Typological Drift: Emerging Cities in China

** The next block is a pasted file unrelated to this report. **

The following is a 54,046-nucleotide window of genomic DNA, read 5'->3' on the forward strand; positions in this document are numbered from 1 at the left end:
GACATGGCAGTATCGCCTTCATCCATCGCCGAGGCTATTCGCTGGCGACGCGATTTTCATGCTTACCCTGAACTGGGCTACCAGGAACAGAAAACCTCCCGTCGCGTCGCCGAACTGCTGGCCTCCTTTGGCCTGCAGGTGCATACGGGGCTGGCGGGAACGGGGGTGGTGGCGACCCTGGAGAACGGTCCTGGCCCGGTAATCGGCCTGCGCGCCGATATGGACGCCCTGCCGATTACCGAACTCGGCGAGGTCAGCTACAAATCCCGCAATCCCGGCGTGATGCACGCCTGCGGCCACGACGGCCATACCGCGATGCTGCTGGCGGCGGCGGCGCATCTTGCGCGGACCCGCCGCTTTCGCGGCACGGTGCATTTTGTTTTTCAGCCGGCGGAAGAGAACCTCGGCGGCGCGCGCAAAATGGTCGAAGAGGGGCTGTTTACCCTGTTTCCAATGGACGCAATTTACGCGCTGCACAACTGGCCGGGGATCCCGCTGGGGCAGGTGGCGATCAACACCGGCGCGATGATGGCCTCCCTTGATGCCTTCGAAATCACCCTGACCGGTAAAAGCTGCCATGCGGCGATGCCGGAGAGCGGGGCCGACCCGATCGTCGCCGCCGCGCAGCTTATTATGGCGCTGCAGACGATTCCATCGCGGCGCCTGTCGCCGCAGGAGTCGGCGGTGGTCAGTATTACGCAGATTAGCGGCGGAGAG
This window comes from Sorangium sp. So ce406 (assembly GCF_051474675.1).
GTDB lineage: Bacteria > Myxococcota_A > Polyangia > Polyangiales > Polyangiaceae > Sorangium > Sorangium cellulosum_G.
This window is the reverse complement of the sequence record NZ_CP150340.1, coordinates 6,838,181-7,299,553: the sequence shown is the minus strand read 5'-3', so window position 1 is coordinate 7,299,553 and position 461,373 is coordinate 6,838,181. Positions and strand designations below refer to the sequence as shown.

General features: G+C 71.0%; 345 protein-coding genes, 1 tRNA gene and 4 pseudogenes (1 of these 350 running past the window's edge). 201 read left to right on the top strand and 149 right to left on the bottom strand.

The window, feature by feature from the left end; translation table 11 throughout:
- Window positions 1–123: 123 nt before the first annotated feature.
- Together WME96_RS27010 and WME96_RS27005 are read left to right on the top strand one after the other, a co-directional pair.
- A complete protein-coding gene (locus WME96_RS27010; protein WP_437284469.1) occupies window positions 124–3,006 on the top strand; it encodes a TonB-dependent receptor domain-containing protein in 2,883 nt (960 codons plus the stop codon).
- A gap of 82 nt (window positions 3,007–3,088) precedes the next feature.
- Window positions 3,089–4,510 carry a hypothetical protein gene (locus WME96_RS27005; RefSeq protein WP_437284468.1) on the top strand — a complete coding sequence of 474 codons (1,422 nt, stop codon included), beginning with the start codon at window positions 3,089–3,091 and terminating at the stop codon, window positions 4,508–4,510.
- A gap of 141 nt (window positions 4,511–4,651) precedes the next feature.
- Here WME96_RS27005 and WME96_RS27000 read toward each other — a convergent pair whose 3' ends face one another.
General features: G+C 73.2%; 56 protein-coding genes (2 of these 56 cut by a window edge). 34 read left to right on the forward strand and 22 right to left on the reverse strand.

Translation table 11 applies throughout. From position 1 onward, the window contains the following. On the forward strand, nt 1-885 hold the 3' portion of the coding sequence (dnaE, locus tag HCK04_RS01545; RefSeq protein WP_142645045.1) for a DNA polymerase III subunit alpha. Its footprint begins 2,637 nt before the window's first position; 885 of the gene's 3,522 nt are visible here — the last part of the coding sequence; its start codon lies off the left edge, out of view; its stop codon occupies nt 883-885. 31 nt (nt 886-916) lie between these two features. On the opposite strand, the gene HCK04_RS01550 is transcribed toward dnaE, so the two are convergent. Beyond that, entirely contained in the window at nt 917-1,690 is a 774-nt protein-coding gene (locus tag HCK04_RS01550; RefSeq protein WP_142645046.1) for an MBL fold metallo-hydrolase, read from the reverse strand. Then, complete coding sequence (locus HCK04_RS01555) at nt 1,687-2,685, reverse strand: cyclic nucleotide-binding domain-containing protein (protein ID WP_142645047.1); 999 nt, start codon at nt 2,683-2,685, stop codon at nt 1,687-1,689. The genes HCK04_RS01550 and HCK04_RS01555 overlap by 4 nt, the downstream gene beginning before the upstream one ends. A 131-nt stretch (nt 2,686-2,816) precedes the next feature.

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Neither derivatives of Western cities nor isolated from them, Chinese cities in the past four decades are perhaps best captured in their characteristic complexity through a concept in biological evolution: drift. Unlike mutation, adaptation, and migration, drift of phenotypes takes place when chance events terminate some features and allow other features to flourish. The Chinese culture, structurally divergent from the common Indo-European civilizational roots of Western cultures, can be seen to function as a set of "chance events" in the normative processes of urban change. The consequences of these "bottlenecks" of urban evolution are both fascinating and instructive: Chinese cities, when studied with this framework, begin to acquire an entirely different order of significance, injecting urban theory and practice with fresh vigor and insights. Through 13 case studies, more than 60 original maps and drawings, and extensive photographic documentation, the book reveals how three "drift triggers" - ten thousand things, figuration, and group action - have altered typological development in Chinese cities in recent decades.